Fundamentals of Atmospheric Science

5.3 How can supersaturation be achieved?


5.3 How can supersaturation be achieved?

Three basic mechanisms for cooling the air are RUM: Radiation, Uplift, and Mixing.

Radiation and mixing happen at constant pressure (isobaric); uplift happens at constant energy (adiabatic). Let’s consider these three cases in more detail. A good way to show what is happening is to use the water phase diagram. The video (3:15) entitled "Supersaturation Processes 2" below will explain these three processes in greater detail:

Supersaturation Processes 2
Credit: Dutton Institute. "METEO 300: Supersaturation Processes 2." YouTube. May 28, 2015.
Click here for transcript of the Supersaturation Processes 2 video.

Clouds will not form unless the air becomes supersaturated, meaning that it's relative humidity is slightly greater than 100%. Or put it another way, it's supersaturation is greater than 0%. Let's look at the three ways that supersaturation can be achieved, radiative cooling, mixing, and adiabatic ascent. We can use the water phase diagram of water vapor on the y-axis versus temperature on the x-axis to examine these processes. Supersaturation means that the environment moves from the all-vapor part of the phase diagram into the all-liquid part by crossing the equilibrium line, which is given by the Clausius Clapeyron equation. I will mention only the essentials for each process, what changes and what stays the same. For radiative cooling, the water vapor pressure stays the same, but the temperature drops. And because the saturation vapor pressure depends only on temperature, the saturation vapor pressure also drops. The saturation vapor pressure decreases until it gets equal to and then a little less than the vapor pressure. And then the supersaturation above 0. The next process is mixing. Mixing clouds usually form when unsaturated, warm, moist air from a source is mixed into the unsaturated, colder, drier environmental air. As the warm, moist air mixes with the colder, drier air, the temperature and vapor pressure of the moist air parcel becomes the average of the temperature and vapor pressure of the moist, warm air parcel multiplied by the number of moles and the temperature and vapor pressure of the cold, dry environmental air multiplied by the number of moles, all this divided by the total number of moles. As the air parcel mixes with more environmental air, the parcel's temperature and vapor pressure move along the mixing line between the two initial air parcel states. If this line crosses the equilibrium line and goes into the liquid part of the phase diagram, supersaturation becomes greater than 0 and the cloud forms. If the air parcel continues to entrain the dry air, continues along the mixing line, and it may eventually cross the equilibrium line back into the vapor region, ant the cloud will evaporate. Contrails are one example of a mixing cloud. The contrail length tells you something about what the temperature and environmental pressure of the environmental air must be. The third process is adiabatic ascent. As an air parcel ascends, it's pressure and temperature drop. Because the water vapor mixing ratio is constant until a cloud forms, the drop in the pressure means a drop in the water vapor pressure. At the same time, a drop in the temperature means a drop in the saturation vapor pressure, which depends only on temperature. So vapor pressure and saturation vapor pressure are both dropping. However, in adiabatic ascent, the saturation vapor pressure drops faster than the vapor pressure, and eventually, they become equal. And then supersaturation becomes greater than 0, and the cloud forms.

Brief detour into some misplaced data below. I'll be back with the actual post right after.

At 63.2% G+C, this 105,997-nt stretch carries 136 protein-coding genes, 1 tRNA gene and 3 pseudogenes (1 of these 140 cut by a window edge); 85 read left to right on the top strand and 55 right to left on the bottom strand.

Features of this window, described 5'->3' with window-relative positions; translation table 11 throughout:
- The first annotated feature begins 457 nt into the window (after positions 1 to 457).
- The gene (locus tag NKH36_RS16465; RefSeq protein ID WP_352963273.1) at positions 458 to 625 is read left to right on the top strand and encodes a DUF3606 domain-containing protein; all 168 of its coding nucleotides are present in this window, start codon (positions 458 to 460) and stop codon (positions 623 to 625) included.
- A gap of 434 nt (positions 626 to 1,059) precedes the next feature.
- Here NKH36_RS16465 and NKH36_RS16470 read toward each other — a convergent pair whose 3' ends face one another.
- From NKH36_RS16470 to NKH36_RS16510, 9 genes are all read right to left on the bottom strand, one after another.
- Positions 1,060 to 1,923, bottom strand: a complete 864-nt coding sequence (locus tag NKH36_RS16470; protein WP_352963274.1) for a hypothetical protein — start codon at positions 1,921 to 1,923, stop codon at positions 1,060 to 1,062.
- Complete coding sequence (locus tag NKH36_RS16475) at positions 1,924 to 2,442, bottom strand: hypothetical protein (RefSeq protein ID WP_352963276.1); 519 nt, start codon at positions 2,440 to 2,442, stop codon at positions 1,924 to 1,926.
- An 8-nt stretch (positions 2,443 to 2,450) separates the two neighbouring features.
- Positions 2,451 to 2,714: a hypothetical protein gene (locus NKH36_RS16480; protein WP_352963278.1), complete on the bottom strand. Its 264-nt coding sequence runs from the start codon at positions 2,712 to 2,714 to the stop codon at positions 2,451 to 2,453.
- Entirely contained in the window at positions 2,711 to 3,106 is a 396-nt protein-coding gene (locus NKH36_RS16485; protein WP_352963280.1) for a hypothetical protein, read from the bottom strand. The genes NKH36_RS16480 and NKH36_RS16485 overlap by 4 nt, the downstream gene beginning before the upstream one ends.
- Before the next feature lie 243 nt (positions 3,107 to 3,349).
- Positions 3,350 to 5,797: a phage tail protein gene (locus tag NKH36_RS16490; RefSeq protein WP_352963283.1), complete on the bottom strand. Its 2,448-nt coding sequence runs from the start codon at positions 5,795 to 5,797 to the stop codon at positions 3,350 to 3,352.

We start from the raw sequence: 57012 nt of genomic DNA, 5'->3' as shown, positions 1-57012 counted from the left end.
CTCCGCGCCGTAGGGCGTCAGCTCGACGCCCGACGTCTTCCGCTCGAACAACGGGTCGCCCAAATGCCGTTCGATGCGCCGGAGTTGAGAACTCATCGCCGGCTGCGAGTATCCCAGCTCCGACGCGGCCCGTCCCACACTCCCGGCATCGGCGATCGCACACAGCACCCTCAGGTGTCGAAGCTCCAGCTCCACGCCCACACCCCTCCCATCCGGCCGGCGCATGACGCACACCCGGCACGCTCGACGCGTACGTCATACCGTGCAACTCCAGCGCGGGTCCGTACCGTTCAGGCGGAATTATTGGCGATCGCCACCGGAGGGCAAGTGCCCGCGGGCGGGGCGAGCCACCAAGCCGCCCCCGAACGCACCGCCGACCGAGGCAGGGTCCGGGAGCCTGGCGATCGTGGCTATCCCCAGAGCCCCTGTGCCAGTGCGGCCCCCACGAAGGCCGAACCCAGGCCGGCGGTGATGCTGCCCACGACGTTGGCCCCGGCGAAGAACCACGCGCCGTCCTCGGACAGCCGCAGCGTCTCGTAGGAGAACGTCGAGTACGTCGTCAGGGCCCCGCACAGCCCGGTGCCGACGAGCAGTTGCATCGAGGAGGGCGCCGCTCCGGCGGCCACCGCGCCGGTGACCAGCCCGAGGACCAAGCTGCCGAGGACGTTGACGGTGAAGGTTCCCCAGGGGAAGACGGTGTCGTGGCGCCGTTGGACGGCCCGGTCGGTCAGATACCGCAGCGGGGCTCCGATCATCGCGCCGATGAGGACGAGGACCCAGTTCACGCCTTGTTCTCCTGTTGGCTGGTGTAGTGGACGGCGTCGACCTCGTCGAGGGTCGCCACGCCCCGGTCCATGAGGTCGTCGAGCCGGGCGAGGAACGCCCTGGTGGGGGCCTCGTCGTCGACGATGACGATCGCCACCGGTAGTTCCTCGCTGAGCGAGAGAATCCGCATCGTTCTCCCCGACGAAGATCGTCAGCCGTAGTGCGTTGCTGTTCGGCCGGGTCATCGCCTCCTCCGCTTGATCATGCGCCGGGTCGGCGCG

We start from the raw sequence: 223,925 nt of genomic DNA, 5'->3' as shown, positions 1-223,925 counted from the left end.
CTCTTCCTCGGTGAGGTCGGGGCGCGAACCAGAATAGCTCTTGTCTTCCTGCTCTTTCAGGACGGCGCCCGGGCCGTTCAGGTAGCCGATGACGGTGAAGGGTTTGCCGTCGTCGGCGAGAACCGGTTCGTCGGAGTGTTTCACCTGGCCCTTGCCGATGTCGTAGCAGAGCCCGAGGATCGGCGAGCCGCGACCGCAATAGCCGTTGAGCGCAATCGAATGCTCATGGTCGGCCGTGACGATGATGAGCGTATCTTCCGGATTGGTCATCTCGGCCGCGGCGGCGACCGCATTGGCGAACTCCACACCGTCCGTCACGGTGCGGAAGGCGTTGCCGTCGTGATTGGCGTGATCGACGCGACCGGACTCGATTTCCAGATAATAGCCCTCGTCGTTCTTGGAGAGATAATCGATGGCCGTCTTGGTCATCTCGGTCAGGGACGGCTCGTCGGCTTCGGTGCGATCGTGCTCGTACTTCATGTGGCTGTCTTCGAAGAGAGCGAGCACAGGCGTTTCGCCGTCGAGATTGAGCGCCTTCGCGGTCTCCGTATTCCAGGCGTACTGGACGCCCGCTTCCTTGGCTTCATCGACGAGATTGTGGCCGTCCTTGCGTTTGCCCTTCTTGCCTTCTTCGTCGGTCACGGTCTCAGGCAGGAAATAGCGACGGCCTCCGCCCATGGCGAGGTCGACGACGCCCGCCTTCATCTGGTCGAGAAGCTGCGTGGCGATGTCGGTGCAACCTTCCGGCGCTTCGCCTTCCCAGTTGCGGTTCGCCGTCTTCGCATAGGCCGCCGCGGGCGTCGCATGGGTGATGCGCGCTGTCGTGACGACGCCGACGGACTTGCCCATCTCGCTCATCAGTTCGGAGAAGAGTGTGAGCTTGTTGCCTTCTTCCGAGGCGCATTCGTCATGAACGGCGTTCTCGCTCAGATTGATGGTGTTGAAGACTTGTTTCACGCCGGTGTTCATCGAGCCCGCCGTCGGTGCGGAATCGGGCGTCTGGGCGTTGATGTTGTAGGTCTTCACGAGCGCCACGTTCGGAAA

Radiative Cooling

All matter radiates energy as electromagnetic waves, as we will see in the next lesson. When an air parcel radiates this energy (mostly in the infrared part of the spectrum), it cools down, but the amount of water vapor does not change.